Today it was announced that Egypt will be getting 4 new fighter jets from the USA. Meanwhile, we're running low on wheat. Eihab Boraie has some suggestions on how to solve this dilemma.
Oh, American hypocrisy! The endless source of articles for journalist around the world. Without you what would we write about? While you publicly talk about cutting our 1.3 billion dollars’ worth of aid to our Egyptian military, you still find it fitting to deliver your jets on time. Currently, the Obama administration has been meeting with linguists in order to find a way to call what is happening in Egypt something other than a coup. Personally, I prefer calling it a people's coup, however if it is legally deemed a military coup, than by law America would have to cut its military aid.
Nevertheless, Washington announced today that it will be delivering four F-16 fighter jets in the next few weeks. This is part of a larger order of 20 planes, eight of which were delivered to Egypt in January. The final eight jets are expected to be delivered in the year. So when America talks of cutting aid, not being in their best interests, you know exactly what they are talking about.
I imagine ending the contract would affect jobs in America's war machine sector. Don't be fooled - America doesn't care about Egypt, they only care about their bottom-line. If they really wanted to help Egypt they would increase economic aid that could go towards helping us fix our infrastructure and shoring up our food supplies as opposed to continuing to support us through military aid alone.
At the same time, our wheat supplies are apparently in short supply, according to former Minister of Supplies Bassem Ouda. Egypt is the world's largest importer of wheat, half of which distributed to its 84 million people in the form of subsidised bread. Normally, Egypt imports 10 million metric tons a year. Currently the state has just about 500,000 metric tons of imported wheat left.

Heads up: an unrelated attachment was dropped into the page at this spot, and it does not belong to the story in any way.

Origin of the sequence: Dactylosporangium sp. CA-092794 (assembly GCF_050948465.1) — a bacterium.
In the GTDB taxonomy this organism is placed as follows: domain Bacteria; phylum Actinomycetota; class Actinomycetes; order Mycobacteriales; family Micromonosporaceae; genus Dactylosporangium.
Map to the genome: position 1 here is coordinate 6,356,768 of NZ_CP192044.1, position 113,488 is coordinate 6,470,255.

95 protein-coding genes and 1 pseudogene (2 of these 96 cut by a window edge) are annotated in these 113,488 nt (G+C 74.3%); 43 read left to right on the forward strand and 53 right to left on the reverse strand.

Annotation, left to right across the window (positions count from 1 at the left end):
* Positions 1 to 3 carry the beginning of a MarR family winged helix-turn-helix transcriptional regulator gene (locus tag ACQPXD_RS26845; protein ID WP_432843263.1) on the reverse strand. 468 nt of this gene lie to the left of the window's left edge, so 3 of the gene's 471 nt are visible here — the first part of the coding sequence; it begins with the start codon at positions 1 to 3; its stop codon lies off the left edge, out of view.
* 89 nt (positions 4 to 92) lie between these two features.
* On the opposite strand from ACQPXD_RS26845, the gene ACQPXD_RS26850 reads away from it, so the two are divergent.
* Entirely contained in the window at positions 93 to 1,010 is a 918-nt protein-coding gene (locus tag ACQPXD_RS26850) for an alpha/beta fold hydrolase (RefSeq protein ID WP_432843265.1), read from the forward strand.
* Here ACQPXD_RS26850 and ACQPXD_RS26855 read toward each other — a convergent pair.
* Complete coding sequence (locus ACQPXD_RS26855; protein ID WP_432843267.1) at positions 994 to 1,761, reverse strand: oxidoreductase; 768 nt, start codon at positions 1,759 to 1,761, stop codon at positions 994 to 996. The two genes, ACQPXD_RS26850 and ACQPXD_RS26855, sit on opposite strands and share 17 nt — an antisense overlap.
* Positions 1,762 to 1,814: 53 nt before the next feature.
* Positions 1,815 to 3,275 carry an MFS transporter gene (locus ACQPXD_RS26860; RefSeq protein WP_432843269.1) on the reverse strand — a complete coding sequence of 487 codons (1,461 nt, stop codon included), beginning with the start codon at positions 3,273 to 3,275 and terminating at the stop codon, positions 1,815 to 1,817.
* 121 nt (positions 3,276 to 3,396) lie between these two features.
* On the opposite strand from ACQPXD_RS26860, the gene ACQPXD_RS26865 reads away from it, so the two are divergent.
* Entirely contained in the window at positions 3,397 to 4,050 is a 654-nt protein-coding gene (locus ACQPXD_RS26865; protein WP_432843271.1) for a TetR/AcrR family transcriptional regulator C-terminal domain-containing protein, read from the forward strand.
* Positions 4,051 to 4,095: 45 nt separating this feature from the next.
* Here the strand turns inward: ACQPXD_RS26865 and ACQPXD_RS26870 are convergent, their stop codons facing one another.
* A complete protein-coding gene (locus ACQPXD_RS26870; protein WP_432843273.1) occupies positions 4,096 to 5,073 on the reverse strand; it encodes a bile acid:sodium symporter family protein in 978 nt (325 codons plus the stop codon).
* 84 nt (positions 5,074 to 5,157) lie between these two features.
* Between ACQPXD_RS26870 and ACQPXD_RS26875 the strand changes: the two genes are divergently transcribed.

This shortage of wheat can be attributed to the two and a half years of political turmoil that has gripped this country. With a decrease in foreign investors and tourists, as well as a drain of foreign currency reserves, it has made it impossible to maintain the imports of food and fuel.
The United Nations released a statement that civil unrest and dwindling foreign exchange meant Egypt could have a serious food security concerns. Especially if its import requirements next year equal this years. Egypt halted its purchase of international wheat in February, the longest absence from the market in years, but has an order for 180,000 metric tons for shipment in August. The Morsi government was looking to increase domestic production. "Our plan was to increase the contribution of the local wheat. We hoped to reach 60 percent," Ouda said.
Morsi's government said on June 26th that it had 3.613 million metric tons of total wheat but wouldn't reveal how much of it was imported. According to the U.S. Department of Agriculture, Egypt’s domestic wheat stocks will last through October 2013, but didn't say when foreign wheat would run out.
If I were president, I would trade one of those brand new jets for wheat, as I imagine the figures reported are based on our normal consumption, and not our Ramadan consumption. Considering we don't have a president right now, let's hope whoever is running the store makes sure we have food come this autumn.